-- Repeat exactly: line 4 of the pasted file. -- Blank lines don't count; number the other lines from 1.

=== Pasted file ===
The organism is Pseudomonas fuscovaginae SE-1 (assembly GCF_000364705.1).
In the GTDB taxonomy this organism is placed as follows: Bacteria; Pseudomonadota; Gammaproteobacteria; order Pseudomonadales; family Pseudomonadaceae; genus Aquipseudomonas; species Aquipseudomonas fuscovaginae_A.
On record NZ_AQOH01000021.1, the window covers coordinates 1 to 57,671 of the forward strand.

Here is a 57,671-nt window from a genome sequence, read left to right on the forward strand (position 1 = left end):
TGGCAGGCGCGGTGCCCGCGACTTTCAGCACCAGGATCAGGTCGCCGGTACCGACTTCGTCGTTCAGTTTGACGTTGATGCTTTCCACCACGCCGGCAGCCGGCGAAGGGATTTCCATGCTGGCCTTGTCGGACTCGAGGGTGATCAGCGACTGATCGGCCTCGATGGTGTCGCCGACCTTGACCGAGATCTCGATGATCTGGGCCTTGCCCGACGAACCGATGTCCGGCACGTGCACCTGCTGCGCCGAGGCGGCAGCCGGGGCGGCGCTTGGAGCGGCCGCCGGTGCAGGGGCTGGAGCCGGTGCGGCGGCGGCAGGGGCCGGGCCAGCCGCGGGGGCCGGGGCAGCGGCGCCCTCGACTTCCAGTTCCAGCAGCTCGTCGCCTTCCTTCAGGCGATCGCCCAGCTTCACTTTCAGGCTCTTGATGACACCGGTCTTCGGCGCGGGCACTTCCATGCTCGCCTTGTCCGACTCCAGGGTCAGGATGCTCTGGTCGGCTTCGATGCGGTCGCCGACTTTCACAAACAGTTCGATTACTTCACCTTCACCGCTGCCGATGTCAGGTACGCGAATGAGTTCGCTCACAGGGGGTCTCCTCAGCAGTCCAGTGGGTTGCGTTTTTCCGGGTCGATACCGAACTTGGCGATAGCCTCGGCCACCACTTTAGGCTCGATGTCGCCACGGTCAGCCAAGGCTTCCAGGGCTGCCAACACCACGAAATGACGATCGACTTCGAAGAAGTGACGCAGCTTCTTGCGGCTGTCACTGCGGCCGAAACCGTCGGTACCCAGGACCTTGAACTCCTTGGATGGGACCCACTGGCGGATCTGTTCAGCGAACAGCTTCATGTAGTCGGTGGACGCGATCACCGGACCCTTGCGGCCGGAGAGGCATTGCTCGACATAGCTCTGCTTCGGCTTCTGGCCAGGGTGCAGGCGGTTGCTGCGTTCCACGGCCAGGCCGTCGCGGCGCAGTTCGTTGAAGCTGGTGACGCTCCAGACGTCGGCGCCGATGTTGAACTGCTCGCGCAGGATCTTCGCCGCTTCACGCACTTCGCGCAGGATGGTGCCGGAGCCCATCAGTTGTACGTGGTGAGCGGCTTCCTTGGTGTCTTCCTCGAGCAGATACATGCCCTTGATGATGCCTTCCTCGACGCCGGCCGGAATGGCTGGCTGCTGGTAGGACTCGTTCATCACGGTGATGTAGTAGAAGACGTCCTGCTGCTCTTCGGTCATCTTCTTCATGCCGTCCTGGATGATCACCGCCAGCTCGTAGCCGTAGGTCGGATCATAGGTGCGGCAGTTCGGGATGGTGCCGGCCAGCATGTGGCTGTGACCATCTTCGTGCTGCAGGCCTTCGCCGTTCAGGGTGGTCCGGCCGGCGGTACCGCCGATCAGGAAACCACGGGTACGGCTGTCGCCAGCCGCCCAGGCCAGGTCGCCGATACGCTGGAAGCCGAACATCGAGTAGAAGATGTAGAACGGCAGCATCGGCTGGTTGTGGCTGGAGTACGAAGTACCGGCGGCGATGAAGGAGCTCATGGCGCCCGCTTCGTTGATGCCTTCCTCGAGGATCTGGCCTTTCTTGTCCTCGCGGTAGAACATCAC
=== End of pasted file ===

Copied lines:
Here is a 57,671-nt window from a genome sequence, read left to right on the forward strand (position 1 = left end):